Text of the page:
RossCode Weekly #021

posted on 2005-10-08 at 09:42:16 by Joel Ross

This is it! This is the week that RossCode Weekly moves to a podcast format, rather than written out as in the past. The shownotes are below and you can follow along.

Intro - 0:00

Download this episode - 23:54 / 10.9 MB
Subscribe to RossCode Weekly
Thanks to Jason Salas?for his support

Previously on RCW - 1:15

Palm planning Symbian Treo
iTunes for the PSP
Google not only one looking to do WiFi in San Francisco

News and Views - 2:44

Earthlink wins bid to provide WiFi for Philly
Cogent vs. Level 3
Comcast to stream two NHL games per night to customers
AIM Triton hits public preview
Build your own social software?- Ning
Yahoo in Consortium to scan books?- Public Domain only
My Yahoo supports Podcasting
Yahoo Publisher Network adding RSS ads
Feedster to release new product for ads in RSS feeds
MSN set to offer AdSense competitor
Office 12 to support PDF natively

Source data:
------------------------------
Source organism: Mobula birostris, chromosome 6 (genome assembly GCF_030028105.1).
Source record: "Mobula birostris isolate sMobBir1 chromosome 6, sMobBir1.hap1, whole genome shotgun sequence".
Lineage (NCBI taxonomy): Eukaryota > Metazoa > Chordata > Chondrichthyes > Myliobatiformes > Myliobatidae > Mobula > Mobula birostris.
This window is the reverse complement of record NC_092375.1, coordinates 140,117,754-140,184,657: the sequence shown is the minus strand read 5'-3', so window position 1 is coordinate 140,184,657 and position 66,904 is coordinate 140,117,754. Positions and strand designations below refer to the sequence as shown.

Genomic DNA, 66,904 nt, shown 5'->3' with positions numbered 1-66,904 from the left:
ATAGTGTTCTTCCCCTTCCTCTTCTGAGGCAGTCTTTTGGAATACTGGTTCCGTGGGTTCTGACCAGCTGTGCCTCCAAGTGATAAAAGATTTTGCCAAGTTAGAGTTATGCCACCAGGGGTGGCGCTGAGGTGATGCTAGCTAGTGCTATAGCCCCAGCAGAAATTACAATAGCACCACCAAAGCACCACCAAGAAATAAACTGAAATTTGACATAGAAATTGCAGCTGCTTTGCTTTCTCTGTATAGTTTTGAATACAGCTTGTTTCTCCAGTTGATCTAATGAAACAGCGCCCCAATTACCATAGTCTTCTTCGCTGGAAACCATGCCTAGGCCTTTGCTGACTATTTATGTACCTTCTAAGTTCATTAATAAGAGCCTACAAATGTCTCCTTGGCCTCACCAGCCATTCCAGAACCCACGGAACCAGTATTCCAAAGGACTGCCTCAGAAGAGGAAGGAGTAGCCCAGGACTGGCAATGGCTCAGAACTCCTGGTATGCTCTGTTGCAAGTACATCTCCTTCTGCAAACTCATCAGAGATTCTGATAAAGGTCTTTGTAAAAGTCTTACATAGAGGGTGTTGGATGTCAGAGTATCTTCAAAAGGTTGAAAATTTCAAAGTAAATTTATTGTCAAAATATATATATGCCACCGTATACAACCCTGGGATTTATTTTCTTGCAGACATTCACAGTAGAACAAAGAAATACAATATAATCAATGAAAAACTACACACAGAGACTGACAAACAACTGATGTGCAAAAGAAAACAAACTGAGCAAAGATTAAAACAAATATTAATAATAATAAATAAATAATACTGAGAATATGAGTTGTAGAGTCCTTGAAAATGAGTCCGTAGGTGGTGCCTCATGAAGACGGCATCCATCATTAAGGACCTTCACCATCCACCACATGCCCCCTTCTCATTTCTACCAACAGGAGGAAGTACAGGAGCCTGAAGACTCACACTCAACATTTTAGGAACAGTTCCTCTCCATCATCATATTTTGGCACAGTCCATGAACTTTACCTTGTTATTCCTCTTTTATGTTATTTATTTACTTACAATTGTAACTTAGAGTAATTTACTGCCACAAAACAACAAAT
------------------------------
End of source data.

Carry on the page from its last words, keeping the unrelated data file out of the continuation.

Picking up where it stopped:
Email: 30Gigs?- 30 GB
Email: MailNation - 1 TB
Dell to offer open source computer
Newsgator acquires NetNewsWire
Yahoo acquires sold to VeriSign
Weblogs, Inc. sold to AOL
Web 2.0 Conference - New Releases

The Cold Wars - 12:40

Paramount to support both HD-DVD and Blu-Ray
China to offer incompatible HD-DVD format
HP to ship Netscape on new computers
Firefox 1.5 beta 2 is out
Google Launches RSS Reader
Google combines local and maps
Google and Sun team up to offer Google's toolbar with the Java runtime

The Grapevine - 16:06

Google to offer online office suite
Gawker to be sold to News Corp?
Apple to announce something on October 12th
Apple to launch new power macs and Power Books
Apple has started production of the iPod Video
New iPods and High End Macs this month